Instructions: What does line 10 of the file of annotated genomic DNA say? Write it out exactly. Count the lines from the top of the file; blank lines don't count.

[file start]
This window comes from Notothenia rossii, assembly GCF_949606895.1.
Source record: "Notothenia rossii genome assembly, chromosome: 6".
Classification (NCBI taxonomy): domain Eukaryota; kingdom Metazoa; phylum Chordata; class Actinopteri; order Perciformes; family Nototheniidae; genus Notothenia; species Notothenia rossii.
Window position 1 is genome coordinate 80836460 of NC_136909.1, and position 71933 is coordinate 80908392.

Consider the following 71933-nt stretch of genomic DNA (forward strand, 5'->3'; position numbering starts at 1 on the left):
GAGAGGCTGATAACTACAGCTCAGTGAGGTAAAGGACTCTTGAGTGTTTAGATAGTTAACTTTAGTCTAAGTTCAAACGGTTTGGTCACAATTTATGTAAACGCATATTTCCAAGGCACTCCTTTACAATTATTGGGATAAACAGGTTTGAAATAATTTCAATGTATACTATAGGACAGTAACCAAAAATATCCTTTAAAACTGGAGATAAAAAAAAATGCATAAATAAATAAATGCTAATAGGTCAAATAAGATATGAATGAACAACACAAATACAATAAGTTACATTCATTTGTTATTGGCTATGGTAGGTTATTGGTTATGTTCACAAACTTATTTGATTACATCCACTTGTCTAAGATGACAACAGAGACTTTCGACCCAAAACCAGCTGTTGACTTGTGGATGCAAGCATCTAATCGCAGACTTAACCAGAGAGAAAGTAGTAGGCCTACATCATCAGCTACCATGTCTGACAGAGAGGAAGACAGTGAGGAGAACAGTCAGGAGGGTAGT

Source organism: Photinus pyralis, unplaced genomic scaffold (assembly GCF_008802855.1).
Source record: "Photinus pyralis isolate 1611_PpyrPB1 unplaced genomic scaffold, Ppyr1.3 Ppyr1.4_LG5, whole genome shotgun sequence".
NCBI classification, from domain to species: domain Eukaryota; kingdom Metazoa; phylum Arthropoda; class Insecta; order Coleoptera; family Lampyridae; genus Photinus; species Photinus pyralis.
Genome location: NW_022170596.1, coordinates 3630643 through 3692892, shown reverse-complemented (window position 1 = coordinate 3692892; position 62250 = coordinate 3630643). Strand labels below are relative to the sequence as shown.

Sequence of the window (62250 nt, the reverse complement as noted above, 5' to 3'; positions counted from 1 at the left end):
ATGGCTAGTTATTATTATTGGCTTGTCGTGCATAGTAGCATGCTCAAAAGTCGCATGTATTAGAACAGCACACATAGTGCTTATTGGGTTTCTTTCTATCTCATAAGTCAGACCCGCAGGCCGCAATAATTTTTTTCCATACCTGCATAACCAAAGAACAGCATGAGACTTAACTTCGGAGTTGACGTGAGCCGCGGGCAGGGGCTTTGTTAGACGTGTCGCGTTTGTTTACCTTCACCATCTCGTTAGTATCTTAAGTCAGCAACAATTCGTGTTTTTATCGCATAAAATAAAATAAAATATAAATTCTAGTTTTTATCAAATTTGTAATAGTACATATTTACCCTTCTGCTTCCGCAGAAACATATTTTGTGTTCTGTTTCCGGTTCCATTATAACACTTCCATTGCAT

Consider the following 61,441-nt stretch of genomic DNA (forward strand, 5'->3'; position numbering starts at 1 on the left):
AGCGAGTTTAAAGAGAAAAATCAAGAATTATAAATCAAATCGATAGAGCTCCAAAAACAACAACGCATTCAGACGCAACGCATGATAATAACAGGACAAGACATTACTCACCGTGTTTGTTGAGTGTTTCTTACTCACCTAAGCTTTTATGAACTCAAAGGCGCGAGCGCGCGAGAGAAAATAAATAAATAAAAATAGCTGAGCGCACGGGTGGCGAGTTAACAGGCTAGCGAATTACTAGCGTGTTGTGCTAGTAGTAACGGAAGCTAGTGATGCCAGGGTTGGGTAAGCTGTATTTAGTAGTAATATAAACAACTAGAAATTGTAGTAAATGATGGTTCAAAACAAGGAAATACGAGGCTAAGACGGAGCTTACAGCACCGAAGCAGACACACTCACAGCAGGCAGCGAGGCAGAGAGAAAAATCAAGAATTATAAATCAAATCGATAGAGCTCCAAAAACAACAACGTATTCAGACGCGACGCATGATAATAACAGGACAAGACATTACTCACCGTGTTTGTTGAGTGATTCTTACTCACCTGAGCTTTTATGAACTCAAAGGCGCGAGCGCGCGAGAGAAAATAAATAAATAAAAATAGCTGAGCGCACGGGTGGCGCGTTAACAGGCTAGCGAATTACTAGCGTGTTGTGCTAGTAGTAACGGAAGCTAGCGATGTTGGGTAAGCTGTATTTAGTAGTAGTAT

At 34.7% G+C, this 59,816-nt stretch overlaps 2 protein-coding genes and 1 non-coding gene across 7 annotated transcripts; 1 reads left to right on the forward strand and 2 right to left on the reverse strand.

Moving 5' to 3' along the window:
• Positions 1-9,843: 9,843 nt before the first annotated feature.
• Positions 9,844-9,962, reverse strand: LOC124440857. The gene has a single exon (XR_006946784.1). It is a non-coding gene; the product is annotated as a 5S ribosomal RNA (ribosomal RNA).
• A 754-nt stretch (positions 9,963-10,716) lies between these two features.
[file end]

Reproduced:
Genome location: NW_022170596.1, coordinates 3630643 through 3692892, shown reverse-complemented (window position 1 = coordinate 3692892; position 62250 = coordinate 3630643). Strand labels below are relative to the sequence as shown.